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 Post subject: A question regarding rectangle ratios.
PostPosted: Tue May 14, 2013 5:20 pm 
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You have a set of n real numbers(x1, x2, ... xn) that represent the ratio between the length and width of a rectangle such that:
Removing the largest square from a rectangle with ratio x1 renders a rectangle with ratio x2.
Removing the largest square from a rectangle with ratio x2 renders a rectangle with ratio x3.
...
Removing the largest square from a rectangle with ratio xn renders a rectangle with ratio x1.

It is well known that the golden ratio phi satisfies these conditions for the case n = 1, and that the sqrt(2) and the sqrt(2)+1 satisfy these conditions for the case n =2.

Upon finding a page that refers to a rectangle with a ratio of sqrt(3) as a Bronze rectangle, I fed the numbers into Google calculator and discovered that sqrt(3), 1/(sqrt(3)-1) and sqrt(3)+1 satisfy the above conditions for the case n=3.

I suspect that these solutions are unique, but have no idea of how to determine this. I also wonder if solutions exist for n>=4.

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 Post subject: Re: A question regarding rectangle ratios.
PostPosted: Wed May 15, 2013 2:09 am 
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It has been years since I've done any math related to this but my gut reaction is that you should be able to setup and solve a recurrence relation. You'll probably end up with a polynomial and all of the roots of the polynomial would be solutions.

A question like this is probably better suited at MathOverflow.

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 Post subject: Re: A question regarding rectangle ratios.
PostPosted: Wed May 15, 2013 3:40 am 
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Instead of cutting off squares, it is more insightful to add squares. This way you see that you actually have choice - you can add it to the long side or to the short side. This also shows that the golden ratio example is fundamentally different from the other two examples you gave.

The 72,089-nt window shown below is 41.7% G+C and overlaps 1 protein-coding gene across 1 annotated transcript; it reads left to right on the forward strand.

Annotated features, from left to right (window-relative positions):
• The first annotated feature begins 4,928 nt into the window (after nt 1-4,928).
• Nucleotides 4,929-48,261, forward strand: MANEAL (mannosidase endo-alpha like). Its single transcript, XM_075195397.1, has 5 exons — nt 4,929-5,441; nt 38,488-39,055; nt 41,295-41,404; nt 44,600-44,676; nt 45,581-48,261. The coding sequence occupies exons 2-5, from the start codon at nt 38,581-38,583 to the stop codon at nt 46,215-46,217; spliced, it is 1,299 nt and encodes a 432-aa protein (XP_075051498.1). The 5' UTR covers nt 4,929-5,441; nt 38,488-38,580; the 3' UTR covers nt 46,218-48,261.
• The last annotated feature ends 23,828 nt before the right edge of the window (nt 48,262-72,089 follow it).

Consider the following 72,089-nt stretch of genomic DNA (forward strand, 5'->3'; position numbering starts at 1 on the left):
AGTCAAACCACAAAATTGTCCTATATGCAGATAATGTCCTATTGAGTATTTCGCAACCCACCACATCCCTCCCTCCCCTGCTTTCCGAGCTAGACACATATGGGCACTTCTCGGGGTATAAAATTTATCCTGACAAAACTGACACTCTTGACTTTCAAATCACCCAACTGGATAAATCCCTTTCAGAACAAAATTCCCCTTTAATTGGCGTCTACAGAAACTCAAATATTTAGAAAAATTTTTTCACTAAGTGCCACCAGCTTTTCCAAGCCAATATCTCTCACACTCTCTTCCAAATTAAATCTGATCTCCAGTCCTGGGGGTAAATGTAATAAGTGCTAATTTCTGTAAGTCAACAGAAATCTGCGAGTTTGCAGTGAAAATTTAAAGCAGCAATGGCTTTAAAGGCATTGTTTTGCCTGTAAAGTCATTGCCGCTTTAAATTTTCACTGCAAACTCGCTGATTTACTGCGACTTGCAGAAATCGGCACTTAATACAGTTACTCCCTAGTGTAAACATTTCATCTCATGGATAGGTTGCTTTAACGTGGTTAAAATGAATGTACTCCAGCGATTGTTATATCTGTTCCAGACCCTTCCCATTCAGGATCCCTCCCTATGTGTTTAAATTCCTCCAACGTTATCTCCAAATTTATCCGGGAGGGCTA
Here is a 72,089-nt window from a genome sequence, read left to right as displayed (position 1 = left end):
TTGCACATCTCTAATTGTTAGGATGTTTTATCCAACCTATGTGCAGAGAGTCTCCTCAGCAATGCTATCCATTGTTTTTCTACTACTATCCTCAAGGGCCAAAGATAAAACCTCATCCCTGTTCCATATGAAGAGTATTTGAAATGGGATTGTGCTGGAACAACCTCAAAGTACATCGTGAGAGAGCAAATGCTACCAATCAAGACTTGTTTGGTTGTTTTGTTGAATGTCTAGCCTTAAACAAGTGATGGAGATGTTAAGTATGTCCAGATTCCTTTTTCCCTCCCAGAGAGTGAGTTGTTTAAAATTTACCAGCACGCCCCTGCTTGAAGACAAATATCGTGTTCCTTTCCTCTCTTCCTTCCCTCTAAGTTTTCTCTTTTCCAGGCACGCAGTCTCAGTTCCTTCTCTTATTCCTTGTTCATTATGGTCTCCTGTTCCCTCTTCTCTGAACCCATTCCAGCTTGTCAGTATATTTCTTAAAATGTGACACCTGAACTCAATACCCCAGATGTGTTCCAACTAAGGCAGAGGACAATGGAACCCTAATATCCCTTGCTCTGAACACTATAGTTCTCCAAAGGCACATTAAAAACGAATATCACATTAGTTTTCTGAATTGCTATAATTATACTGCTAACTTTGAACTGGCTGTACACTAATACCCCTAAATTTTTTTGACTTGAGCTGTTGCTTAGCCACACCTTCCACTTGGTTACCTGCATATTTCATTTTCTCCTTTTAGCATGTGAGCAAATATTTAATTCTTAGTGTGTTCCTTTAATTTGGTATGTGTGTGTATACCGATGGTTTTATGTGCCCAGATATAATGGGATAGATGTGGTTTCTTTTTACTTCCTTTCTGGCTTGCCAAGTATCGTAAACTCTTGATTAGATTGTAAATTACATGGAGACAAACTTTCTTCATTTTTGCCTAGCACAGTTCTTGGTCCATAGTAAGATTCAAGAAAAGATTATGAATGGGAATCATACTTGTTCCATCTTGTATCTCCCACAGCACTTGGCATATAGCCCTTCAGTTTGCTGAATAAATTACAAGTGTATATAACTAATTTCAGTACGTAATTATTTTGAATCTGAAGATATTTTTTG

If you always add the square to the long side (which means that you alternate adding it left/right or top/bottom), then you will get an aspect ratio of phi regardless of how many steps you specify as your goal. This is the only solution.

If you add a square to the short side exactly once, and one or more times to the long side, then you get your other two examples. These cases have the solution sqrt( F(n+1)/F(n-1) ) where F(n) is the Fibonacci sequence.

If you add one square to the long side, and the other n-1 squares to the short side, then you'll get a different answer. Suppose the rectangle is 1 by x, with x>1 as the long side. The added squares will all be in a row to create a 1+nx by x rectangle with the former as the long side. This gives the equation:
1/x = x/(1+nx)
Simplifying gives
x^2=nx+1
which has the positive solution
x = (n+sqrt(n^2+4))/2

For n=1 (only long side) it is phi, and for n=2 (one long one short) it is 1+sqrt(2), both of which we have already seen. The next two values are (3+sqrt(13))/2 and 2+sqrt(5).

For any sequence of long/short choices (that includes at least one long) you can set up an equation which will be quadratic, and turn out to have a unique positive solution.

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